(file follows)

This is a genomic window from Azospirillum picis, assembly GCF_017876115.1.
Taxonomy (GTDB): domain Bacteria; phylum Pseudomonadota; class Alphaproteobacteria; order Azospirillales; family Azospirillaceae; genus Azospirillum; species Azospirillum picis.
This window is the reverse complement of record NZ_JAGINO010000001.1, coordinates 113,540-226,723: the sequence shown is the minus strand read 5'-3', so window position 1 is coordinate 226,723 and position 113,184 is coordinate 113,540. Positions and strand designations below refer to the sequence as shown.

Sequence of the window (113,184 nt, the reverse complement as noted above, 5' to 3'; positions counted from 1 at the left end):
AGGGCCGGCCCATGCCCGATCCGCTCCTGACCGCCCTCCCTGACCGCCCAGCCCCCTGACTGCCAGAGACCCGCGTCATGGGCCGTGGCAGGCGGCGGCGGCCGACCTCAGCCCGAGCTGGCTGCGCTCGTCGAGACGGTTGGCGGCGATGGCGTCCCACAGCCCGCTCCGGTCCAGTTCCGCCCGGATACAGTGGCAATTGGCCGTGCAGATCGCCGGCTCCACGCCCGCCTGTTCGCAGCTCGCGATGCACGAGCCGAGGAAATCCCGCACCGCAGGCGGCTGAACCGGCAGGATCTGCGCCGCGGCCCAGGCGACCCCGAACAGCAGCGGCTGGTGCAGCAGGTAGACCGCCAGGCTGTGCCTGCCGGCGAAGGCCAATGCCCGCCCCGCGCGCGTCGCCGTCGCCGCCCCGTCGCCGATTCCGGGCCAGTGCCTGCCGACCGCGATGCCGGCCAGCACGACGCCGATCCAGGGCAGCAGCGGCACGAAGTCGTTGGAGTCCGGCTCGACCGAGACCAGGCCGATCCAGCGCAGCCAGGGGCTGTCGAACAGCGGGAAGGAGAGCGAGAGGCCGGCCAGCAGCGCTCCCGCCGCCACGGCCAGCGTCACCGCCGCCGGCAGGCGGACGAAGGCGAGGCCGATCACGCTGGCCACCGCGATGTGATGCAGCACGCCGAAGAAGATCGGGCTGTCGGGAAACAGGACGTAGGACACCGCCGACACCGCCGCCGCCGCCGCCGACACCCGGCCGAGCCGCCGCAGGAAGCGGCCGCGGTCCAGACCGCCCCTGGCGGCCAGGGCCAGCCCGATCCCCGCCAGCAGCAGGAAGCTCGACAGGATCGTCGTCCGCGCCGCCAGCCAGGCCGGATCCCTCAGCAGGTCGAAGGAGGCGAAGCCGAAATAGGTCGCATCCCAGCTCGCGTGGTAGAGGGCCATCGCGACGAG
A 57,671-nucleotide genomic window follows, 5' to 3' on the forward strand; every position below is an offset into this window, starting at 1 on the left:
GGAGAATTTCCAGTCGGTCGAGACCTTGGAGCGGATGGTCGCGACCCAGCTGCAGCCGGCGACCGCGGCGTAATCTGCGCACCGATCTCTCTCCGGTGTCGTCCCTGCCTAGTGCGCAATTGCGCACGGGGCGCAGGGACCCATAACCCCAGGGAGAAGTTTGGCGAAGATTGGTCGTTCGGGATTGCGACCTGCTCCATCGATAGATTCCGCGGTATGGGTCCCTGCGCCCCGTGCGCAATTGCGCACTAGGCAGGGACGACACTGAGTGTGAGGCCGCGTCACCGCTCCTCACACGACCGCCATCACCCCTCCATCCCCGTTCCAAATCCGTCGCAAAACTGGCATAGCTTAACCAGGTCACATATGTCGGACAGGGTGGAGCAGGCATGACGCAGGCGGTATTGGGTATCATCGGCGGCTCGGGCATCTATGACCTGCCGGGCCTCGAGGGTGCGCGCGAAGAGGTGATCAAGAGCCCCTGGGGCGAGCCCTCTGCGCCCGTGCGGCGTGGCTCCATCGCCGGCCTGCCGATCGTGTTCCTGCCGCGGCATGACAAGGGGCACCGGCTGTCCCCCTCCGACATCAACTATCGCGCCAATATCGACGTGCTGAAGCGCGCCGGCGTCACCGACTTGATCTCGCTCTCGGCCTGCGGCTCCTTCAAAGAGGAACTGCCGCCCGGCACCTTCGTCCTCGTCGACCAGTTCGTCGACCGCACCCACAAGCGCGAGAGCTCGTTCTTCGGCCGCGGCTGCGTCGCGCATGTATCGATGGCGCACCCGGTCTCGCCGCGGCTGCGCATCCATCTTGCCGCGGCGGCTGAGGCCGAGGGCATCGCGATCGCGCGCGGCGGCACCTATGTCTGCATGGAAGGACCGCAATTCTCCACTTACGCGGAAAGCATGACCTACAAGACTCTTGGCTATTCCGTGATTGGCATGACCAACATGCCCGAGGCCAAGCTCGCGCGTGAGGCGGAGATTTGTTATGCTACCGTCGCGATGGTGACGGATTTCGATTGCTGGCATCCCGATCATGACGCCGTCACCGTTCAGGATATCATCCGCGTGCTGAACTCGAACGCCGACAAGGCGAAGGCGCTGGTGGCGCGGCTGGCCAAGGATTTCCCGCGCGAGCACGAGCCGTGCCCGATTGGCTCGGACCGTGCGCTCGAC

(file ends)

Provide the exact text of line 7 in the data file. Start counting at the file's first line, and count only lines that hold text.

GGAGAATTTCCAGTCGGTCGAGACCTTGGAGCGGATGGTCGCGACCCAGCTGCAGCCGGCGACCGCGGCGTAATCTGCGCACCGATCTCTCTCCGGTGTCGTCCCTGCCTAGTGCGCAATTGCGCACGGGGCGCAGGGACCCATAACCCCAGGGAGAAGTTTGGCGAAGATTGGTCGTTCGGGATTGCGACCTGCTCCATCGATAGATTCCGCGGTATGGGTCCCTGCGCCCCGTGCGCAATTGCGCACTAGGCAGGGACGACACTGAGTGTGAGGCCGCGTCACCGCTCCTCACACGACCGCCATCACCCCTCCATCCCCGTTCCAAATCCGTCGCAAAACTGGCATAGCTTAACCAGGTCACATATGTCGGACAGGGTGGAGCAGGCATGACGCAGGCGGTATTGGGTATCATCGGCGGCTCGGGCATCTATGACCTGCCGGGCCTCGAGGGTGCGCGCGAAGAGGTGATCAAGAGCCCCTGGGGCGAGCCCTCTGCGCCCGTGCGGCGTGGCTCCATCGCCGGCCTGCCGATCGTGTTCCTGCCGCGGCATGACAAGGGGCACCGGCTGTCCCCCTCCGACATCAACTATCGCGCCAATATCGACGTGCTGAAGCGCGCCGGCGTCACCGACTTGATCTCGCTCTCGGCCTGCGGCTCCTTCAAAGAGGAACTGCCGCCCGGCACCTTCGTCCTCGTCGACCAGTTCGTCGACCGCACCCACAAGCGCGAGAGCTCGTTCTTCGGCCGCGGCTGCGTCGCGCATGTATCGATGGCGCACCCGGTCTCGCCGCGGCTGCGCATCCATCTTGCCGCGGCGGCTGAGGCCGAGGGCATCGCGATCGCGCGCGGCGGCACCTATGTCTGCATGGAAGGACCGCAATTCTCCACTTACGCGGAAAGCATGACCTACAAGACTCTTGGCTATTCCGTGATTGGCATGACCAACATGCCCGAGGCCAAGCTCGCGCGTGAGGCGGAGATTTGTTATGCTACCGTCGCGATGGTGACGGATTTCGATTGCTGGCATCCCGATCATGACGCCGTCACCGTTCAGGATATCATCCGCGTGCTGAACTCGAACGCCGACAAGGCGAAGGCGCTGGTGGCGCGGCTGGCCAAGGATTTCCCGCGCGAGCACGAGCCGTGCCCGATTGGCTCGGACCGTGCGCTCGAC